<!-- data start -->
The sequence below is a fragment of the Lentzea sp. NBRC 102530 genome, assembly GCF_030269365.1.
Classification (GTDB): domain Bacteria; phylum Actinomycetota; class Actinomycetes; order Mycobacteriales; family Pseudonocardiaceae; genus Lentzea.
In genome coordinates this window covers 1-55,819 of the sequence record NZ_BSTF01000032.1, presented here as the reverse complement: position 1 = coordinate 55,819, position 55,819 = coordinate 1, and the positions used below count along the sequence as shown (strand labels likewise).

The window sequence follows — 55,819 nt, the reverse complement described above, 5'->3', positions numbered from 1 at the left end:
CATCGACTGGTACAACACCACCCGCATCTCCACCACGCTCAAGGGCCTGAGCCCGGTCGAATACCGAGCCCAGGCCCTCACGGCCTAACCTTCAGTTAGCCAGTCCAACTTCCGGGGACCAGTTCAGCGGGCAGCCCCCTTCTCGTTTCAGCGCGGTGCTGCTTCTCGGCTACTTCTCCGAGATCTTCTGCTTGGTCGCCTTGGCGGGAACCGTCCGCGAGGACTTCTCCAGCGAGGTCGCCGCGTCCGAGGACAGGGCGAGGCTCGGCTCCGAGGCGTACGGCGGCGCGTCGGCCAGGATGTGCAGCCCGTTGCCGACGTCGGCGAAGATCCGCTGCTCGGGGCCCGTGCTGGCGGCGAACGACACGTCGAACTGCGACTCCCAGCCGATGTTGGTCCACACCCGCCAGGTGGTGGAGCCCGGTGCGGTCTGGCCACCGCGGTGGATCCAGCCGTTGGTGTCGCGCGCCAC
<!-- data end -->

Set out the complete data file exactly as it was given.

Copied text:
The sequence below is a fragment of the Lentzea sp. NBRC 102530 genome, assembly GCF_030269365.1.
Classification (GTDB): domain Bacteria; phylum Actinomycetota; class Actinomycetes; order Mycobacteriales; family Pseudonocardiaceae; genus Lentzea.
In genome coordinates this window covers 1-55,819 of the sequence record NZ_BSTF01000032.1, presented here as the reverse complement: position 1 = coordinate 55,819, position 55,819 = coordinate 1, and the positions used below count along the sequence as shown (strand labels likewise).

The window sequence follows — 55,819 nt, the reverse complement described above, 5'->3', positions numbered from 1 at the left end:
CATCGACTGGTACAACACCACCCGCATCTCCACCACGCTCAAGGGCCTGAGCCCGGTCGAATACCGAGCCCAGGCCCTCACGGCCTAACCTTCAGTTAGCCAGTCCAACTTCCGGGGACCAGTTCAGCGGGCAGCCCCCTTCTCGTTTCAGCGCGGTGCTGCTTCTCGGCTACTTCTCCGAGATCTTCTGCTTGGTCGCCTTGGCGGGAACCGTCCGCGAGGACTTCTCCAGCGAGGTCGCCGCGTCCGAGGACAGGGCGAGGCTCGGCTCCGAGGCGTACGGCGGCGCGTCGGCCAGGATGTGCAGCCCGTTGCCGACGTCGGCGAAGATCCGCTGCTCGGGGCCCGTGCTGGCGGCGAACGACACGTCGAACTGCGACTCCCAGCCGATGTTGGTCCACACCCGCCAGGTGGTGGAGCCCGGTGCGGTCTGGCCACCGCGGTGGATCCAGCCGTTGGTGTCGCGCGCCAC